CHEN v. HOPKINS SCHOOL INC

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Appellate Court of Connecticut.

Connie CHEN et al. v. HOPKINS SCHOOL, INC., et al.

No. 35164.

Decided: March 4, 2014

ALVORD, BEAR and SCHALLER, Js. William F. Gallagher, with whom, on the brief, was Hugh D. Hughes, for the appellants (plaintiffs). John C. Pitblado, with whom were James M. Sconzo and, on the brief, John W. Herrington, for the appellee (named defendant).

The plaintiffs, Connie Chen and Ping Chen, appeal from the judgment of the trial court in favor of the defendant Hopkins School, Inc.1 The plaintiffs claim that the court improperly dismissed their negligence action for failure to make out a prima facie case. They claim that the court used an incorrect standard to evaluate the testimony of the plaintiffs' expert, Harry Boardsen, which resulted in the court improperly concluding that Boardsen's testimony failed to present sufficient evidence of liability. We affirm the judgment of the trial court.

The record reveals the following relevant facts and procedural history. The plaintiffs brought a two count complaint on November 9, 2010, against the defendant for injuries alleged to have occurred due to a single car accident.2 In the first count,3 the plaintiffs allege that on or about November 6, 2008, while Connie Chen was a student at Hopkins School (school), the front right tire of her vehicle suffered a catastrophic failure as she was operating it less than one-half mile from the entrance to the school, resulting in an accident and injuries. The plaintiffs assert that the “failure of the tire was caused by a laceration in the tire's sidewall made by a knife or a similarly sharp and pointed object,” and that the tire was lacerated while the vehicle was parked in Connie Chen's assigned school parking spot. The plaintiffs alleged five instances of negligence by the defendant, including the defendant's failure “to use surveillance technology as a disincentive to criminal activity and as an aid to apprehending offenders.”4 In its answer, the defendant denied the plaintiffs' substantive allegations and asserted multiple special defenses.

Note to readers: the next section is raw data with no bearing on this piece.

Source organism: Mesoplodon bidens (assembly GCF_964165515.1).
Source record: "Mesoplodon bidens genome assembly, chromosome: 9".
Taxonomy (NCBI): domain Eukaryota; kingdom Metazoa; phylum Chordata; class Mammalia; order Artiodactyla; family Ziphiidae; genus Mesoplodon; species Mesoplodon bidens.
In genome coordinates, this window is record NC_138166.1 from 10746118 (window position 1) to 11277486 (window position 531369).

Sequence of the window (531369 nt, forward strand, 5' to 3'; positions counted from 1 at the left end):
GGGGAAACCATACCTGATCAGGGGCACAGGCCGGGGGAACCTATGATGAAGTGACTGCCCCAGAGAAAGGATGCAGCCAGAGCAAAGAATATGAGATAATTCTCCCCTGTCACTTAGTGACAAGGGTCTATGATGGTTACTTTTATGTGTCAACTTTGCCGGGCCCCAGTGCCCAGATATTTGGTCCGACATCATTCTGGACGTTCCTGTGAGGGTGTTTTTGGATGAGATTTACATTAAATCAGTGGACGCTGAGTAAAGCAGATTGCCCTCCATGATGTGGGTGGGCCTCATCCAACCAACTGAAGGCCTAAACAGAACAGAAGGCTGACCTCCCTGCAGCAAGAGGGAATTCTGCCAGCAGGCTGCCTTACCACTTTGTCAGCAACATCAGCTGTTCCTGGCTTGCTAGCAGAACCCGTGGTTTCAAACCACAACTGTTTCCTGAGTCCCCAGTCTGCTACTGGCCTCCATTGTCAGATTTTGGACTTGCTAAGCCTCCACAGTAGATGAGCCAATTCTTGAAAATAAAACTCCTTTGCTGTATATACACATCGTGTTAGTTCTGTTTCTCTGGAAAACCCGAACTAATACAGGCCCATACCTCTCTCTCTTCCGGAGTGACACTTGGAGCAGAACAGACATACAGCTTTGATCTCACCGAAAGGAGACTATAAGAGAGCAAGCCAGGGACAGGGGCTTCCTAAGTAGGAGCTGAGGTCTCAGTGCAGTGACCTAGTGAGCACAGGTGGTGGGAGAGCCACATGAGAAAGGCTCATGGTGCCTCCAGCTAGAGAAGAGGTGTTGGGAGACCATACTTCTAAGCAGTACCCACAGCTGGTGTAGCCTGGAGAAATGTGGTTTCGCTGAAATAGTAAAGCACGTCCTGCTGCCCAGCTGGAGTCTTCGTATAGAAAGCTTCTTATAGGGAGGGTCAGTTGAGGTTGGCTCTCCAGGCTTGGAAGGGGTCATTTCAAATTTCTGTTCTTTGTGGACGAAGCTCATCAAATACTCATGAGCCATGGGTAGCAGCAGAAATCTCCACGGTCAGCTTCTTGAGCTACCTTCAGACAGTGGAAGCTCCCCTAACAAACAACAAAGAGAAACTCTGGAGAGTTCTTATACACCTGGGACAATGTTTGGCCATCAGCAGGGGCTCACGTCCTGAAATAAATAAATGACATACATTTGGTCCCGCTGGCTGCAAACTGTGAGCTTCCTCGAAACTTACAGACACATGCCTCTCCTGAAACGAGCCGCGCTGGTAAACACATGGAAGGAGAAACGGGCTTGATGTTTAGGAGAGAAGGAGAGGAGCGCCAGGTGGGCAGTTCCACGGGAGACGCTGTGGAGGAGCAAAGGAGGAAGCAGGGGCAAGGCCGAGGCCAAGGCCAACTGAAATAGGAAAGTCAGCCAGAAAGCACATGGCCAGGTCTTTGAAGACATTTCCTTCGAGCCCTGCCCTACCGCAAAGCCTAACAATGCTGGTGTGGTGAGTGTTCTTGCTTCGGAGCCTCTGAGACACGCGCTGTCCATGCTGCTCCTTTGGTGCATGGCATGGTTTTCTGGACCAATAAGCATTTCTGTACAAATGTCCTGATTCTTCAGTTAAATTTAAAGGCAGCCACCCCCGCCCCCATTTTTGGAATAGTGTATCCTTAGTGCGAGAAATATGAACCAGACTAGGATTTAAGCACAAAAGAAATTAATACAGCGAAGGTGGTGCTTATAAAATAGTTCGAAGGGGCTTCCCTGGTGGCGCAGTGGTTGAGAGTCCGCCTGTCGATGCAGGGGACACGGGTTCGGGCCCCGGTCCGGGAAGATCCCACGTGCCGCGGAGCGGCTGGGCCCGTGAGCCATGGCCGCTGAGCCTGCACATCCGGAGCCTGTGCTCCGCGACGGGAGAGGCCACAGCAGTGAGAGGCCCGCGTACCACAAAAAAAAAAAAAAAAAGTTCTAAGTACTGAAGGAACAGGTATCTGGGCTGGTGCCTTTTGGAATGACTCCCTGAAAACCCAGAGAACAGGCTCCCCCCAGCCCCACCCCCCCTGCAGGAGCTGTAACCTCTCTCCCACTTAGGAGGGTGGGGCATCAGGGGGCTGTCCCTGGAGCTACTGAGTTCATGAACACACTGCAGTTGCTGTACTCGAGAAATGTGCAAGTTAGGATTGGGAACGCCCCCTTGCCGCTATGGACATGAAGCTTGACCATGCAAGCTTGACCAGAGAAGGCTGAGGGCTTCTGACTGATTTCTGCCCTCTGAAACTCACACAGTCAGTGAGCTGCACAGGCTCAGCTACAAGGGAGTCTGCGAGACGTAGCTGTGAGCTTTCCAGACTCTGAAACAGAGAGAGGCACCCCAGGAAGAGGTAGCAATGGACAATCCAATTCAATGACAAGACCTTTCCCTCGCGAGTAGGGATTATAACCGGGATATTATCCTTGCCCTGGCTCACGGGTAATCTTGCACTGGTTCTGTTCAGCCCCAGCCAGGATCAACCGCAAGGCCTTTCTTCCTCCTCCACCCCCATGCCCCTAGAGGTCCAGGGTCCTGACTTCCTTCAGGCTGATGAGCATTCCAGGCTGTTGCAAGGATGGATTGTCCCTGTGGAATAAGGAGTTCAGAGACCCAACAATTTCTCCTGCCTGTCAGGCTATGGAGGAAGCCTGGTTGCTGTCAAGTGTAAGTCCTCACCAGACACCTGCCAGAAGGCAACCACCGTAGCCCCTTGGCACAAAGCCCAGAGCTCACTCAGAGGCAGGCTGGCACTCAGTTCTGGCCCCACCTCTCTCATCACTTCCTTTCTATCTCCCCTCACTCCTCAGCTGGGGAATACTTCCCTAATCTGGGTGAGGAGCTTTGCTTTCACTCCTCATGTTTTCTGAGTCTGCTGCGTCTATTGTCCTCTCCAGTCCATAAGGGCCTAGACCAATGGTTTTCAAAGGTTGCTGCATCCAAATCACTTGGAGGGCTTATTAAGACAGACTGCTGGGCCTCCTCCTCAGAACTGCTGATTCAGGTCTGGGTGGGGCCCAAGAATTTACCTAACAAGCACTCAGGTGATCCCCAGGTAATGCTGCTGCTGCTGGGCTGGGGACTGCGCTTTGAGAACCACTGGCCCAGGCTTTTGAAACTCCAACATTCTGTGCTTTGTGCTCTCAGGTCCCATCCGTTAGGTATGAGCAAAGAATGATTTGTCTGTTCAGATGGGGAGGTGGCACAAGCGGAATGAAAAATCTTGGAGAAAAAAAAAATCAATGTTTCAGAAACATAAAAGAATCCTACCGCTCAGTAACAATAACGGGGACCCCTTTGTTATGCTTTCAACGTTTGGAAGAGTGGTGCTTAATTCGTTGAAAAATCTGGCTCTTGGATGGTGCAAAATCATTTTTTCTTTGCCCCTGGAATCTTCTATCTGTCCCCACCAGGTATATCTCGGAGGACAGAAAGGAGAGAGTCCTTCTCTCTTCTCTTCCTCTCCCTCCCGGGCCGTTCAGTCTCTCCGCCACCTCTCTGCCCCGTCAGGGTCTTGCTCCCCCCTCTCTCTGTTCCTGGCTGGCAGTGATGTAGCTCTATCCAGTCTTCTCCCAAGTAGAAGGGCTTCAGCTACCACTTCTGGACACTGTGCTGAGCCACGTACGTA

On July 17, 2012, the plaintiffs disclosed Boardsen as a security expert. The defendant deposed Boardsen on August 17, 2012. Thereafter, on October 10, 2012, the defendant filed a motion to preclude Boardsen from testifying as an expert. On October 17, 2012, the bench trial began, and the court preliminarily addressed the defendant's pending motion to preclude Boardsen's testimony. Boardsen was not present during the trial.5 The court, after hearing argument from both parties on the motion to preclude, did not grant or deny the motion, but instead asked the parties to stipulate that the court could consider the deposition testimony of Boardsen as trial testimony. The parties agreed,6 and the court stated that after “[h]aving reviewed [Boardsen's testimony] at length,” it was “discounting his testimony [because] [i]t is not helpful to the court in making the determination on [the] issue [as to security].”7 Shortly thereafter, the defendant's counsel orally moved to dismiss the case, arguing that without Boardsen's testimony “there is no basis for this case to proceed.” The court invited the plaintiffs' counsel to put on any additional evidence, and asked him whether there was “any other theory that's being offered to the court as to how [the defendant] would be held liable․” The plaintiffs' counsel replied that “[t]he only evidence that [he] had was [Boardsen's testimony regarding] the [security] camera,” and that he was resting as to the liability portion of the plaintiffs' claim.8 The defendant's counsel again asked for judgment in the defendant's favor on the liability portion of the claim. The court noted the absence of any other evidence of proof of liability, and orally rendered judgment in favor of the defendant.9 This appeal followed.

On appeal, the plaintiffs claim that the court improperly dismissed their action for failure to make out a prima facie case because the court used an incorrect standard to evaluate Boardsen's testimony, which resulted in the court improperly concluding that his testimony failed to present sufficient evidence of liability to establish a prima facie claim of negligence. The plaintiffs assert that the trial court impermissibly made findings as to disputed facts, weighed the credibility of Boardsen, and drew inferences against the plaintiffs when evaluating Boardsen's testimony for purposes of “what in effect was a motion for a judgment of dismissal for failure to make out a prima facie case.” The plaintiffs argue that “a finder of fact [reasonably] could ․ have inferred liability” from Boardsen's testimony. We are not persuaded.